Madison Junction s . o inches . 

Riverside 7.0 inches . 

West Yellowstone 6.0 inches. 

Upper Basin 6.0 inches. 

West Thumb 23.0 inches. 

Snake River 30.0 inches. 

Lake 12 .0 inches . 

Sylvan Pass 22.0 inohes. 

(In pass) 30.0 inches. 

Canyon 16.0 inches . 

Tower Falls 9.0 inches. 

Soda Butte 11.0 inches. 

With the exception of snow in the high passes, all 
station reports indicated no snow Oct. 1. 

It was also reported and is claimed by 
the Park Naturalist that all big game are still high 
in the mountains, where grazinc is said to be excell- 
ent. Several complaints have been received relative 
to the bear breaking into the oamps and stations. 

By order of Superintendent Albright, 
Rangers at the cheeking stations continued to oharge 
the specified entrance fee throughout the month. 


The following Bangers, holding temp- 
orary appointments were released from duty and their 
services terminated September 10,: 

JfTilliara Treutman Upper Basin. 

^Vernon Downs Upper Basin. 

Rasing L. Engleking.... Canyon. 

'Robert Ide Fountain. 

vLew Sarrett Sylvan Pass. 

Frederick. Fiskbaek Lake. 

The following Ranger* , holding temporary 
appointments were released from duty and their servioes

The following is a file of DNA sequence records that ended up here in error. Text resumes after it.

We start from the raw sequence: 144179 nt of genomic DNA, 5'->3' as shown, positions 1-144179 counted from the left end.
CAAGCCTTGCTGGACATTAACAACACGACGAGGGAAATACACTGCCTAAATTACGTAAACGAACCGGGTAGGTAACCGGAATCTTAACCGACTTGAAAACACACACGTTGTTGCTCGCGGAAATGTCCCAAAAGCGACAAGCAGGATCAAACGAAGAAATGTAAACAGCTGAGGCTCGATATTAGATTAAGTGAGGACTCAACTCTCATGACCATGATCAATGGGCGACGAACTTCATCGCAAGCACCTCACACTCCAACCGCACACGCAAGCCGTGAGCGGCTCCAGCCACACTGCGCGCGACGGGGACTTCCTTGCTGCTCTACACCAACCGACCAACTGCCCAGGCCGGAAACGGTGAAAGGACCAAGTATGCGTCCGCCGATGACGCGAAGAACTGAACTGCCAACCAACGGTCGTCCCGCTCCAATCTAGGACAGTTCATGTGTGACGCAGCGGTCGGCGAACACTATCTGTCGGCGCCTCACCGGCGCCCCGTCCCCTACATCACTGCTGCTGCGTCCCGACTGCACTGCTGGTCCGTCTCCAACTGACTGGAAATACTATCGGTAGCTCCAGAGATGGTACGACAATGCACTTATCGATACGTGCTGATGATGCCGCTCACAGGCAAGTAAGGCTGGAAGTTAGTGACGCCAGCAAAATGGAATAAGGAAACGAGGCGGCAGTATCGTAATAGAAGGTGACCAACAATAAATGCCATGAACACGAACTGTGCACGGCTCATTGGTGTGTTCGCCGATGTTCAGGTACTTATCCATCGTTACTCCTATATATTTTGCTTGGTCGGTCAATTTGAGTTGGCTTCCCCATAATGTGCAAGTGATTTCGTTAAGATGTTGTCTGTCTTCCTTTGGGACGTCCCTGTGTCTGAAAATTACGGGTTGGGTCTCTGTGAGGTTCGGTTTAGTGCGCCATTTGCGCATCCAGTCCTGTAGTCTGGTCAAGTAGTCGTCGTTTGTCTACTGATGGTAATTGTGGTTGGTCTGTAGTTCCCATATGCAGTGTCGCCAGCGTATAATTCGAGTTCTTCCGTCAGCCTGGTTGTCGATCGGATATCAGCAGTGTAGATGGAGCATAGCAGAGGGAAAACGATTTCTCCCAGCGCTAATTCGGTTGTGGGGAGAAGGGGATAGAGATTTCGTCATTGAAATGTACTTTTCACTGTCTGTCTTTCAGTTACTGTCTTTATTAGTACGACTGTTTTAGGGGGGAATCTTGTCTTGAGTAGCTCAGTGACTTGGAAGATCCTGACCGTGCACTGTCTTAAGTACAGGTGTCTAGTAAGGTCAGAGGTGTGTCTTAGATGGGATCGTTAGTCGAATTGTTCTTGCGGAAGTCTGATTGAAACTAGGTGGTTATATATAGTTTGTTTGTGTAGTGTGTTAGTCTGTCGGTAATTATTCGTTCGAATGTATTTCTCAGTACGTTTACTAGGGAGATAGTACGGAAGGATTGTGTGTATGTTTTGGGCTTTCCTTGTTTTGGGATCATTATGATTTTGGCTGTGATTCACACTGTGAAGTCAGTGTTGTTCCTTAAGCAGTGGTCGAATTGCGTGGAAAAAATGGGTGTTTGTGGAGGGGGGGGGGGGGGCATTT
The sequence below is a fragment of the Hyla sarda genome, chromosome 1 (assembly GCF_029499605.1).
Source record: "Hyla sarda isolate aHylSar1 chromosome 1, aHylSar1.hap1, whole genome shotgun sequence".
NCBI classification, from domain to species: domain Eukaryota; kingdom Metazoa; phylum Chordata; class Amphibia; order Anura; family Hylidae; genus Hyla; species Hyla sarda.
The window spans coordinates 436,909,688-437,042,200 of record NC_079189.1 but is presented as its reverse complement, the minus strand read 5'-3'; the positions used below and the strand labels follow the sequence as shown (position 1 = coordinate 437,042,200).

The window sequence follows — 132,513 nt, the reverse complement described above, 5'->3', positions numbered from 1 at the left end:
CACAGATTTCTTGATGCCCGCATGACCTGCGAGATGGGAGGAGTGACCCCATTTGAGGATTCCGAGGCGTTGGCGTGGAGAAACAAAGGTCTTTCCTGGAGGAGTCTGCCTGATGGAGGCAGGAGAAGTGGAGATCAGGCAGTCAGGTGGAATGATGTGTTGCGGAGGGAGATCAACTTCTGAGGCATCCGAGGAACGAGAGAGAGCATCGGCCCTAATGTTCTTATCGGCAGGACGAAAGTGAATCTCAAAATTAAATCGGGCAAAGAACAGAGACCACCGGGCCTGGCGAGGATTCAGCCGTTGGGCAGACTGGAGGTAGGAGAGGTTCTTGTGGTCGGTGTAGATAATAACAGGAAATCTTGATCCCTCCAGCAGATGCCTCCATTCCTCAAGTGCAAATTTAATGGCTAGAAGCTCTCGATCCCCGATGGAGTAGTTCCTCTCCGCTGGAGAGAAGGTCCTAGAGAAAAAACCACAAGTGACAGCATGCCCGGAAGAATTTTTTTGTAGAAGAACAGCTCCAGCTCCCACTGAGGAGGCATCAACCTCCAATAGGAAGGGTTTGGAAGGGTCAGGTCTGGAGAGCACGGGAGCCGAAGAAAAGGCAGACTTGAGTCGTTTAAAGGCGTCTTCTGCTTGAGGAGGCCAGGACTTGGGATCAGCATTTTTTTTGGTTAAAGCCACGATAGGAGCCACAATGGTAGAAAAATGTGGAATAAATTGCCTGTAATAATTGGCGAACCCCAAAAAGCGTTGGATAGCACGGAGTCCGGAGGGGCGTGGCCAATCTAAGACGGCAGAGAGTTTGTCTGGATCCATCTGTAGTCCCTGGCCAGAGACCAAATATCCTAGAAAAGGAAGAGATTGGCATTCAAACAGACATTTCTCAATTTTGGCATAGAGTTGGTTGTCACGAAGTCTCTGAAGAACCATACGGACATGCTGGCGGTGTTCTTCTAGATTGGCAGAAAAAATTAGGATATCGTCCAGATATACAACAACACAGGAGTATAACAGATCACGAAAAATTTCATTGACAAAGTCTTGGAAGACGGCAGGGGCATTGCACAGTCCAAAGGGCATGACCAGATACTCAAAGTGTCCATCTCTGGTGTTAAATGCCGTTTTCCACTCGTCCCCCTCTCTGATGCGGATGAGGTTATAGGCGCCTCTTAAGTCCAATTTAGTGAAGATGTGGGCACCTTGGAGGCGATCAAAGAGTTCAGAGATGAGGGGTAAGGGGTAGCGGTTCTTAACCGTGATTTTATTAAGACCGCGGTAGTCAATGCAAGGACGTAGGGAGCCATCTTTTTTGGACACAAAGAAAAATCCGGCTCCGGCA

terminated September 13,: 

^Ray Teesdale Canyon. 

v/Frank Parseh Canyon. 

-Guy Grove...!."* West Yellowstone. 

/Nelson Howard Mammoth. 

The following Rangers, holding temporary 
appointments were released from duty and their services 
terminated September 15,: 

v Louis Bruskin Fountain. 

"^L. Dow Nichols .Tr Lake. 

^ Roger C. Ooode Mammoth. 

^Charles H. Tlatlcin Upper Basin. * 

v* John L. Tyler Motorcyole patrol.* 

7 LLeon D. Mink Sylvan Pass. 

-Oae-^aa-Wyke Mammoth # 

Edgar F. Randolph Gardiner O-^M 

Tom Meek Madison Junction # £? ■ 

Senneth Church iiammoth. --*—~L. 

The following Rangers, holding temporary 
appointments were released from duty and their services 
terminated September 20,: 


" Hollls 11. Mathew../3... Motor cycle patrols. 

» Emmet S. Mat hew. . . I ^, , . Motor cycle patrols. * 

''Russell Sprinkle....... Motor cycle patrols. 

./Henry Ravenell Canyon. 

* Holding a W.A.E. appointment. 
4 Resigned September 1, 1920. 


U. r-orsonnol, continued. 

The following /dangers, holdlnr tsttporary